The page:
When Rama, Lakshmana and Vishwamitra entered the forest, they were almost immediately attacked by Taraka. Rama, with some help from Lakshmana succeeded in felling the foul demon with a well placed astra. Pleased with this outcome, the sage Vishwamitra blessed the young duo, and also gifted them with divine weapons.

Then, the sage took the young princes to the place where the yajna rituals were being conducted and proceeded to restart all the rituals with the boys on guard. The teenage warriors stood guard day and night near the place watching out for any signs of Taraka’s sons, Maricha and Subahu. Despite their constant sleepless vigil, for the first five days they did not notice anything untoward.

However, one thing that they did not know was that they were being watched. When Maricha and Subahu heard the news of their mother’s death, they were shocked and enraged beyond their wits. Shocked because Taraka was a formidable rakshasi who with her knowledge of the dark magic and ferociousness would strike mortal fear into the hearts of even seasoned warriors. And the fact that two teenage boys had managed to kill her struck fear into their hearts.

At the same time, they were enraged as nobody had even dared to think of challenging them and their authority over this forest for many a decade now. And now suddenly these young boys had popped up from nowhere and in one felling swoop managed to kill their mother.

They were therefore watching the activities of Rama and Lakshmana very carefully for the past five days, waiting for the appropriate opportunity to strike back and extract revenge for their mother’s death as well as reclaim the forest, their forest.

On the sixth day, the rakshasa brothers had run out of patience and attacked the yajna from the skies above with their horde of asuras. Despite putting up a mighty and valiant attempt, the entire group of asuras were no match for the battlefield prowess of Rama and Lakshmana. And finally when Subahu was killed by the divine astras of Rama, his brother Maricha fled to the ocean. Thus, the hegemony of the asura brothers over the forest finally ended. Maricha would eventually reappear in Rama’s life, but that story happens quite a few years later.

Thus, even at the very young age of 13 years, Prince Rama clearly showed the world what he was capable of on a battlefield with a bow and his arrows.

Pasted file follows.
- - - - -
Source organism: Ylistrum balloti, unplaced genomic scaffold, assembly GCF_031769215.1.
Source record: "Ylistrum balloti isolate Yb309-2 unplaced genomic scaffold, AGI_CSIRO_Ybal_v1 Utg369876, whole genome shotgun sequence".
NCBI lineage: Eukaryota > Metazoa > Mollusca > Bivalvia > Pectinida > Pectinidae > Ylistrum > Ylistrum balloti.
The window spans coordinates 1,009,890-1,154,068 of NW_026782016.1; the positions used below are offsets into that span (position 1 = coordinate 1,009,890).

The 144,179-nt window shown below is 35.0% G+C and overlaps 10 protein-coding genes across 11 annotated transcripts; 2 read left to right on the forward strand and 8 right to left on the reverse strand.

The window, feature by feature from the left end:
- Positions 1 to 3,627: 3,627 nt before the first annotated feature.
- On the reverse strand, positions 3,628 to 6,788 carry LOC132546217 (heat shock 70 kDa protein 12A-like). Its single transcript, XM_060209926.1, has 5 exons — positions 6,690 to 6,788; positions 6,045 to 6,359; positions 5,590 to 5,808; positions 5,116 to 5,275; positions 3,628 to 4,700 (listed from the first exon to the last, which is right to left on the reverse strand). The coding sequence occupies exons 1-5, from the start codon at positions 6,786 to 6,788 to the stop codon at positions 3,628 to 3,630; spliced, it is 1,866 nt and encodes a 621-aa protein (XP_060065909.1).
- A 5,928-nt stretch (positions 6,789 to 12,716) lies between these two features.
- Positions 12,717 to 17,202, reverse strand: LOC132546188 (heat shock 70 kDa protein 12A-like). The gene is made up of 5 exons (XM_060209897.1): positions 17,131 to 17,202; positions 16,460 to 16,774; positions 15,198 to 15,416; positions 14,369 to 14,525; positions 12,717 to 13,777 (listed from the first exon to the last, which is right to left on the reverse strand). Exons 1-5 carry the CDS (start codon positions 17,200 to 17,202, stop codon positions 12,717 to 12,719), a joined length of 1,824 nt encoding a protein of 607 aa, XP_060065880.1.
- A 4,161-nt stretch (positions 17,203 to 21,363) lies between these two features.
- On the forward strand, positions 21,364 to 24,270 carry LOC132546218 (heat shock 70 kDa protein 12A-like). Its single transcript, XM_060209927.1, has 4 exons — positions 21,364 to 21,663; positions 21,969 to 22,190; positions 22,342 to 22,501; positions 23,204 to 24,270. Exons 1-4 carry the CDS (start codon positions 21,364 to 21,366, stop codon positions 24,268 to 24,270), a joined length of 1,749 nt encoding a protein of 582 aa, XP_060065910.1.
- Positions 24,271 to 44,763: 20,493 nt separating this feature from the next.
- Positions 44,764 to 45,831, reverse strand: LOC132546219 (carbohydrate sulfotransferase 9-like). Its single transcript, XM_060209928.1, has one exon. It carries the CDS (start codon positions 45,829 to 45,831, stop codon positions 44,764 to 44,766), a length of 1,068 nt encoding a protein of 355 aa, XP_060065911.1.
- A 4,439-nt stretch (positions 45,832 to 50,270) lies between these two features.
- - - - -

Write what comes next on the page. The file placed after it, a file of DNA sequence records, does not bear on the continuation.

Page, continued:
This post is a part of Write Over the Weekend, an initiative for Indian Bloggers by BlogAdda. We give out creative writing topics each weekend for Indian bloggers.

Today’s prompt was that post had to include the line one thing that they did not know was that they were being watched and that is the reason this phrase has been specifically highlighted in the post.


This post has been picked as one of Blogadda’s WoW posts of the weekend.


Brotherly love

Bharata falling at Rama's feet and requesting him to come back to Ayodhya
Bharata falling at Rama’s feet and requesting him to come back to Ayodhya

During the beginning of his long exile, Rama, Sita and Lakshmana made their home in a forest hut in a region called Chitrakut. With the help of Guha, the king of the Nishada tribe, they had managed to build a reasonably functional home in the forest and were living in peace when they were visited by Bharata.

Bharata had come all the way from Ayodhya to deliver the sad news of Dasaratha’s demise to Rama and also to request him to come back to Ayodhya and take back what was rightfully his, the throne of Ayodhya and become its King.

Rama, bound by his duty to honor the promise made his father to Kaikeyi refuses to do so and exhorts Bharata to go back to Ayodhya and rule it justly, fairly and gracefully.

Despite multiple attempts by Bharata to convince him, Rama remained unconvinced and finally orders his brother to leave the hut.

After a while when Rama was inside the hut, Sita came up to him, “Rama, you seriously need to speak to Bharata, he said he was leaving an hour ago, but he’s still standing in the doorway.

Rama was moved to tears by his brother’s love, affection and devotion towards him. Despite the fact that he was being crowned the King and would enjoy all the trappings of a luxurious life, Bharata’s love for his elder brother and devotion towards him moved Rama very much.


This post has been written for the Today’s Author Write Now prompt for October 25, 2013 where the post had to include the line “He said he was leaving an hour ago, but he’s still standing in the doorway.